It has been awhile since the last time we addressed the Lake Powell Pipeline issue. Things have heated up again in the last week or so not only with the pipeline but with a Utah/Nevada 50-50 split over Snake River Water.
A hot topic in Saint George, Utah, we hear very little about it in the Page Lake Powell area. Granted, it will create jobs, but what are the long term effects. Utah does not use their legal allotment of water from the Colorado River and this provides them a way to do so. Like Phoenix, however, is it good to see the kind of growth that may occur in the St. George, Southern Utah, area if the pipeline is approved??
- Monday, January 5, 2010 ~ a standing room only crowed turned out at Dixie State College River Road campus lecture hall for a discussion between Washington County Conservancy District and The Citizens for Dixie’s Future. While the Conservancy District feels the project is necessary, opponents state it is too costly and conservation should be the key.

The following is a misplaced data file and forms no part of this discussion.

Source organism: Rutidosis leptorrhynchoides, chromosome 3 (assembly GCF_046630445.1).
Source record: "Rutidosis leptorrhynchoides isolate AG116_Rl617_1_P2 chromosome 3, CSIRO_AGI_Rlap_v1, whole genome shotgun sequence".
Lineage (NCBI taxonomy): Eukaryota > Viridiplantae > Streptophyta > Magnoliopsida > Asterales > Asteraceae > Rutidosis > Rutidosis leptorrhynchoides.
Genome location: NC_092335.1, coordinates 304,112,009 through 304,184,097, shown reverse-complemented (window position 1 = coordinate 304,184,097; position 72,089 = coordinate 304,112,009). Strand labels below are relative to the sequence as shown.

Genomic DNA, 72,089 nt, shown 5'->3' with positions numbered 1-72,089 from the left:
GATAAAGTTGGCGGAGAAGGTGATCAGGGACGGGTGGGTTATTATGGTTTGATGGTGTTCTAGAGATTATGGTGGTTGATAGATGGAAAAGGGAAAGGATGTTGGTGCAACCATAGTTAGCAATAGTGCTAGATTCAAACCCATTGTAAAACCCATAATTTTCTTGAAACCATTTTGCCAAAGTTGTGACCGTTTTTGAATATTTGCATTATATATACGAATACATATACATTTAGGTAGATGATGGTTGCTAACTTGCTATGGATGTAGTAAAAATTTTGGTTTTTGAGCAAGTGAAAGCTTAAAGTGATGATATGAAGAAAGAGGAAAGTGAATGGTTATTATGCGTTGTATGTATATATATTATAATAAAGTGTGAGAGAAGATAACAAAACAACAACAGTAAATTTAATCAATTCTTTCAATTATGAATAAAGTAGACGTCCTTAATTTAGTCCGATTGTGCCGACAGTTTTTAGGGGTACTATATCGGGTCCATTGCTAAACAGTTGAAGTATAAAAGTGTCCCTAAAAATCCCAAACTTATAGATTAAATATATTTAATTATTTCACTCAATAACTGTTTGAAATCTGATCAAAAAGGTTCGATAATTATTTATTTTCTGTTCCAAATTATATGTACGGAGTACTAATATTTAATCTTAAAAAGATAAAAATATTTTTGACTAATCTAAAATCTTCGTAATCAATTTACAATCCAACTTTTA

- Washington County Conservancy District Spokesman, Cory Cram, indicated that the preliminary pipeline studies are about done, and they expect to soon being the environmental impact studies.
- The Lake Powell Pipeline project could be operational by 2020 if all goes without a hitch.
- Main citizens concerns appear to be the cost which has dramatically increased since the projects inception in 1997.
On the issue of the Snake River
- Concerns over a water sharing agreement between Nevada and Utah with the Snake River Water have put the deal on hold. While the agreement looked ready to go on Wednesday, concerns of a Salt Lake County council member and of the Salt Lake Mayor have now been give more consideration. Part of what is being questioned is Nevada’s statement they may not try to pump the water until as late as 2050. Governor Herbert is still expected to sign the agreement.